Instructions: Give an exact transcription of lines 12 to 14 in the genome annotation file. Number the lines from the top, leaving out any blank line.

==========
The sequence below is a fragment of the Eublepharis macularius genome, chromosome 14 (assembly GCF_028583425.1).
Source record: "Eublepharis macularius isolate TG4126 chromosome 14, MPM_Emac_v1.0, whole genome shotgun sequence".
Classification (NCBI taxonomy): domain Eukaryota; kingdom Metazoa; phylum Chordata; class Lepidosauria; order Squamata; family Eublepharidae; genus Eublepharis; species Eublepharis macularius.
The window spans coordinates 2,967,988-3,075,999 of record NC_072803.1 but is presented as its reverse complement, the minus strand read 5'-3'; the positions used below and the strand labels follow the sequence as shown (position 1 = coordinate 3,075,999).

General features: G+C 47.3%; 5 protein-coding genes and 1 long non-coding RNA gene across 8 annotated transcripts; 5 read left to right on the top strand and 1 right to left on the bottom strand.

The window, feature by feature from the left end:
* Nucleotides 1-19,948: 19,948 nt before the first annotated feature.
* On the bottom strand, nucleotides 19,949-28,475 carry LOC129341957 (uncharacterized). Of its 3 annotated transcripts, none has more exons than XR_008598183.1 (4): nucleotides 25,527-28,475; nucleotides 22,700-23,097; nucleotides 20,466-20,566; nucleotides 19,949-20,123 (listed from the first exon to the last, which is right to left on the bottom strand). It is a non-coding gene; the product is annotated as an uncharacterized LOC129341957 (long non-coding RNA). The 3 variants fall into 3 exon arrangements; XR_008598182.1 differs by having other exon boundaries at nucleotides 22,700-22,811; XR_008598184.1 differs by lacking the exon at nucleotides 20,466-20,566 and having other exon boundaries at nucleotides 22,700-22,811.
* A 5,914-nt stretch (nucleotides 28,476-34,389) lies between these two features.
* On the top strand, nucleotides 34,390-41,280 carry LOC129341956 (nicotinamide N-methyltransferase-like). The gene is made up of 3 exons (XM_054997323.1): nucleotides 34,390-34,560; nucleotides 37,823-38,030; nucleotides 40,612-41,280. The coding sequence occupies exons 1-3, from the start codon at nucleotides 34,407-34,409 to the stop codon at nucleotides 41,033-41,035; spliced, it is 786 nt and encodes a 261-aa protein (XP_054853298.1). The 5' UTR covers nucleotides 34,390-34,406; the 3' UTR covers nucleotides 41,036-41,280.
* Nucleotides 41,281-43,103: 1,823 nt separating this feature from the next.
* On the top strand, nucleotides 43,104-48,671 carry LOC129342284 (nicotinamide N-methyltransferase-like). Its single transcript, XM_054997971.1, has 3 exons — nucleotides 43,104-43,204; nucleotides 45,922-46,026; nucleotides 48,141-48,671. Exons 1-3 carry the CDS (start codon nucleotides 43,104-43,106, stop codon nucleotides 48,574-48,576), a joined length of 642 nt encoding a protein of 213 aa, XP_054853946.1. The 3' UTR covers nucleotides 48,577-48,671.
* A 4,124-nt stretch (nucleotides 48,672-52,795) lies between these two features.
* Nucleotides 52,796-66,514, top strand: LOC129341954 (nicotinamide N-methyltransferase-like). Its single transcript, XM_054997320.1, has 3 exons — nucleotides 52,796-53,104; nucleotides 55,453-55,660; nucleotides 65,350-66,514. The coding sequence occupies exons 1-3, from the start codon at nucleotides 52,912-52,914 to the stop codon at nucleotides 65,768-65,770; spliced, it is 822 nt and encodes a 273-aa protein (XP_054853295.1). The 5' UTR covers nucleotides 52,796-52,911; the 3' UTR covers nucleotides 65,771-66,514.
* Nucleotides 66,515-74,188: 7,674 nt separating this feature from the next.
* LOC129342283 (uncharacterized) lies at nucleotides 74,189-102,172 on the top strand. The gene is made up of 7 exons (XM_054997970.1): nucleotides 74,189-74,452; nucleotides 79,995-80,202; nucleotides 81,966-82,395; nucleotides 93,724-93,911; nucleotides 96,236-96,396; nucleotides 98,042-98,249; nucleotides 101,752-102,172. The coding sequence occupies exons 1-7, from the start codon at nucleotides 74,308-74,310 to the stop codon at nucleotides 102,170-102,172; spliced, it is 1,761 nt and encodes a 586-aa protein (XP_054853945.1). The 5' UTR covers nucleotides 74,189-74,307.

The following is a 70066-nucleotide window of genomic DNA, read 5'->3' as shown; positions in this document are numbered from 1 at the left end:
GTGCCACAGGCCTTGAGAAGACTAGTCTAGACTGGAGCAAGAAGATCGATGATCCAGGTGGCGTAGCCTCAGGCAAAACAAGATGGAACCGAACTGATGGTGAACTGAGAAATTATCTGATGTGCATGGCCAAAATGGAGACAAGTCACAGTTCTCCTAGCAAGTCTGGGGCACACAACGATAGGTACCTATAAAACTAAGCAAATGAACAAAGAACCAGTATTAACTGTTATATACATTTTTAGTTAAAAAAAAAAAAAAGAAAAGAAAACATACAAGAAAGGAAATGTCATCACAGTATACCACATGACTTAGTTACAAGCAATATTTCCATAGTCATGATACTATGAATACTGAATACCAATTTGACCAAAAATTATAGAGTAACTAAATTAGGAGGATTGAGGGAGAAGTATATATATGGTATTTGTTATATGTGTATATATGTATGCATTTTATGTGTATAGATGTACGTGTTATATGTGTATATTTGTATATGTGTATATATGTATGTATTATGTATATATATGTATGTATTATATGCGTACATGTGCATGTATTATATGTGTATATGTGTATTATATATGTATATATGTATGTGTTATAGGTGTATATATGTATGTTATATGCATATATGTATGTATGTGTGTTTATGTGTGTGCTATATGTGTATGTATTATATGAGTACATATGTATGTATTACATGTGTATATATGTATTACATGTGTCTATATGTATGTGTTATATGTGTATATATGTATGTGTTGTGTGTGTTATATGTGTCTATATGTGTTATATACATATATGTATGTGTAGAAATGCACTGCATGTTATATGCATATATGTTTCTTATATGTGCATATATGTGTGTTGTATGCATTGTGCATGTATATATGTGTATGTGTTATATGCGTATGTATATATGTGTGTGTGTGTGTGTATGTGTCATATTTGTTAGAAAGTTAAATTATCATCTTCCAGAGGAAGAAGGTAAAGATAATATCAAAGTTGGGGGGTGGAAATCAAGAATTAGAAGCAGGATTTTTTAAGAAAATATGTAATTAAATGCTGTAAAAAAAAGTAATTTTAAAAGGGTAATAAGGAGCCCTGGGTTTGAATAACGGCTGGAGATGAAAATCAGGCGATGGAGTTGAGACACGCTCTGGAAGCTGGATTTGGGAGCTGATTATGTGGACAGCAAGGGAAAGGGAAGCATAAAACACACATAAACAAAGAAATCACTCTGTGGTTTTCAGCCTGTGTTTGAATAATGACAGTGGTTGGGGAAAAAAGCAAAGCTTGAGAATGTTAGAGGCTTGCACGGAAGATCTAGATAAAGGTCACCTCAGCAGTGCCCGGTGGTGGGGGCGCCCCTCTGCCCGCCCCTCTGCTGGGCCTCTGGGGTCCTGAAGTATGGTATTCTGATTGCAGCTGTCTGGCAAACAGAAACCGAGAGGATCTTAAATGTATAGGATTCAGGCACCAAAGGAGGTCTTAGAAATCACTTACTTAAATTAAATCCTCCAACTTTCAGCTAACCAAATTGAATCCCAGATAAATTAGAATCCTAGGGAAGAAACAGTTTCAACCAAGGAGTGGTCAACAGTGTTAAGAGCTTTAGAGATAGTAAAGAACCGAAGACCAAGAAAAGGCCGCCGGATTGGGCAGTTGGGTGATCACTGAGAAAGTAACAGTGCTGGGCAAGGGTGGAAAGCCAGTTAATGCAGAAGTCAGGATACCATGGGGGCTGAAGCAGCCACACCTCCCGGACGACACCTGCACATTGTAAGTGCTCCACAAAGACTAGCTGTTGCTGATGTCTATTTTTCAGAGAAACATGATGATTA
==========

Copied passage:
* On the top strand, nucleotides 43,104-48,671 carry LOC129342284 (nicotinamide N-methyltransferase-like). Its single transcript, XM_054997971.1, has 3 exons — nucleotides 43,104-43,204; nucleotides 45,922-46,026; nucleotides 48,141-48,671. Exons 1-3 carry the CDS (start codon nucleotides 43,104-43,106, stop codon nucleotides 48,574-48,576), a joined length of 642 nt encoding a protein of 213 aa, XP_054853946.1. The 3' UTR covers nucleotides 48,577-48,671.
* A 4,124-nt stretch (nucleotides 48,672-52,795) lies between these two features.
* Nucleotides 52,796-66,514, top strand: LOC129341954 (nicotinamide N-methyltransferase-like). Its single transcript, XM_054997320.1, has 3 exons — nucleotides 52,796-53,104; nucleotides 55,453-55,660; nucleotides 65,350-66,514. The coding sequence occupies exons 1-3, from the start codon at nucleotides 52,912-52,914 to the stop codon at nucleotides 65,768-65,770; spliced, it is 822 nt and encodes a 273-aa protein (XP_054853295.1). The 5' UTR covers nucleotides 52,796-52,911; the 3' UTR covers nucleotides 65,771-66,514.